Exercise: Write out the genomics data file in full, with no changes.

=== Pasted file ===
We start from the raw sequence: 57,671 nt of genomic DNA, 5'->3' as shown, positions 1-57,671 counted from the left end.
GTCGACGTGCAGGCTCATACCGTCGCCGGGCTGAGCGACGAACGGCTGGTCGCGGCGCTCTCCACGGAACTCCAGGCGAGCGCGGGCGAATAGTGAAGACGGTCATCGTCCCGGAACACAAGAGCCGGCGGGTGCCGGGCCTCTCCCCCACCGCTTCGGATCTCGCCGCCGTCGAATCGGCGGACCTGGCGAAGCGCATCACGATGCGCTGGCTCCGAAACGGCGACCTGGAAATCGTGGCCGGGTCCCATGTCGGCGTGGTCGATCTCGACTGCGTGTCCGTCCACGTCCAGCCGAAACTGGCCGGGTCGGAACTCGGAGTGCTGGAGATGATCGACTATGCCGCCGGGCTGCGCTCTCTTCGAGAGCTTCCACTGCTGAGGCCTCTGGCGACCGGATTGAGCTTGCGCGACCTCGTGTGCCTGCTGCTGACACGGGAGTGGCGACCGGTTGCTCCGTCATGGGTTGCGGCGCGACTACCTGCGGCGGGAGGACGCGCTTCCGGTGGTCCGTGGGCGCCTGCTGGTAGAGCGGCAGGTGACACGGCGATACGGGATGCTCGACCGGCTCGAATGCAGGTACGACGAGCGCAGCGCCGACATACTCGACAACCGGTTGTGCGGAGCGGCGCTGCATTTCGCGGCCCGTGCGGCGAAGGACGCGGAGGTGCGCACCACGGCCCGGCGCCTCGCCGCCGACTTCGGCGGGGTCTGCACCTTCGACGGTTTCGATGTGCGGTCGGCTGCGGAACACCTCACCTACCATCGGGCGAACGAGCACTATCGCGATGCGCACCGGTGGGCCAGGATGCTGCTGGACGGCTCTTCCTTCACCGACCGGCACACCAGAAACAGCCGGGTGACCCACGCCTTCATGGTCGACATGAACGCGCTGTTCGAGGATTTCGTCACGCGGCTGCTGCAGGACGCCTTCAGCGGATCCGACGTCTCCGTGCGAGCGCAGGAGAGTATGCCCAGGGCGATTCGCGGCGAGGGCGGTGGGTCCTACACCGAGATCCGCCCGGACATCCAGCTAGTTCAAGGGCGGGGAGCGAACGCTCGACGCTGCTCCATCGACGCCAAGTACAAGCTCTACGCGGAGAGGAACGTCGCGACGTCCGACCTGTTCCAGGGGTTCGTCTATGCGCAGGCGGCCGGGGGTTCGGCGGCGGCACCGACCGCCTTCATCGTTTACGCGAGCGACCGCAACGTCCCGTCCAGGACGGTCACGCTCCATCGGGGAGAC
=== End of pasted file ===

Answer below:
We start from the raw sequence: 57,671 nt of genomic DNA, 5'->3' as shown, positions 1-57,671 counted from the left end.
GTCGACGTGCAGGCTCATACCGTCGCCGGGCTGAGCGACGAACGGCTGGTCGCGGCGCTCTCCACGGAACTCCAGGCGAGCGCGGGCGAATAGTGAAGACGGTCATCGTCCCGGAACACAAGAGCCGGCGGGTGCCGGGCCTCTCCCCCACCGCTTCGGATCTCGCCGCCGTCGAATCGGCGGACCTGGCGAAGCGCATCACGATGCGCTGGCTCCGAAACGGCGACCTGGAAATCGTGGCCGGGTCCCATGTCGGCGTGGTCGATCTCGACTGCGTGTCCGTCCACGTCCAGCCGAAACTGGCCGGGTCGGAACTCGGAGTGCTGGAGATGATCGACTATGCCGCCGGGCTGCGCTCTCTTCGAGAGCTTCCACTGCTGAGGCCTCTGGCGACCGGATTGAGCTTGCGCGACCTCGTGTGCCTGCTGCTGACACGGGAGTGGCGACCGGTTGCTCCGTCATGGGTTGCGGCGCGACTACCTGCGGCGGGAGGACGCGCTTCCGGTGGTCCGTGGGCGCCTGCTGGTAGAGCGGCAGGTGACACGGCGATACGGGATGCTCGACCGGCTCGAATGCAGGTACGACGAGCGCAGCGCCGACATACTCGACAACCGGTTGTGCGGAGCGGCGCTGCATTTCGCGGCCCGTGCGGCGAAGGACGCGGAGGTGCGCACCACGGCCCGGCGCCTCGCCGCCGACTTCGGCGGGGTCTGCACCTTCGACGGTTTCGATGTGCGGTCGGCTGCGGAACACCTCACCTACCATCGGGCGAACGAGCACTATCGCGATGCGCACCGGTGGGCCAGGATGCTGCTGGACGGCTCTTCCTTCACCGACCGGCACACCAGAAACAGCCGGGTGACCCACGCCTTCATGGTCGACATGAACGCGCTGTTCGAGGATTTCGTCACGCGGCTGCTGCAGGACGCCTTCAGCGGATCCGACGTCTCCGTGCGAGCGCAGGAGAGTATGCCCAGGGCGATTCGCGGCGAGGGCGGTGGGTCCTACACCGAGATCCGCCCGGACATCCAGCTAGTTCAAGGGCGGGGAGCGAACGCTCGACGCTGCTCCATCGACGCCAAGTACAAGCTCTACGCGGAGAGGAACGTCGCGACGTCCGACCTGTTCCAGGGGTTCGTCTATGCGCAGGCGGCCGGGGGTTCGGCGGCGGCACCGACCGCCTTCATCGTTTACGCGAGCGACCGCAACGTCCCGTCCAGGACGGTCACGCTCCATCGGGGAGAC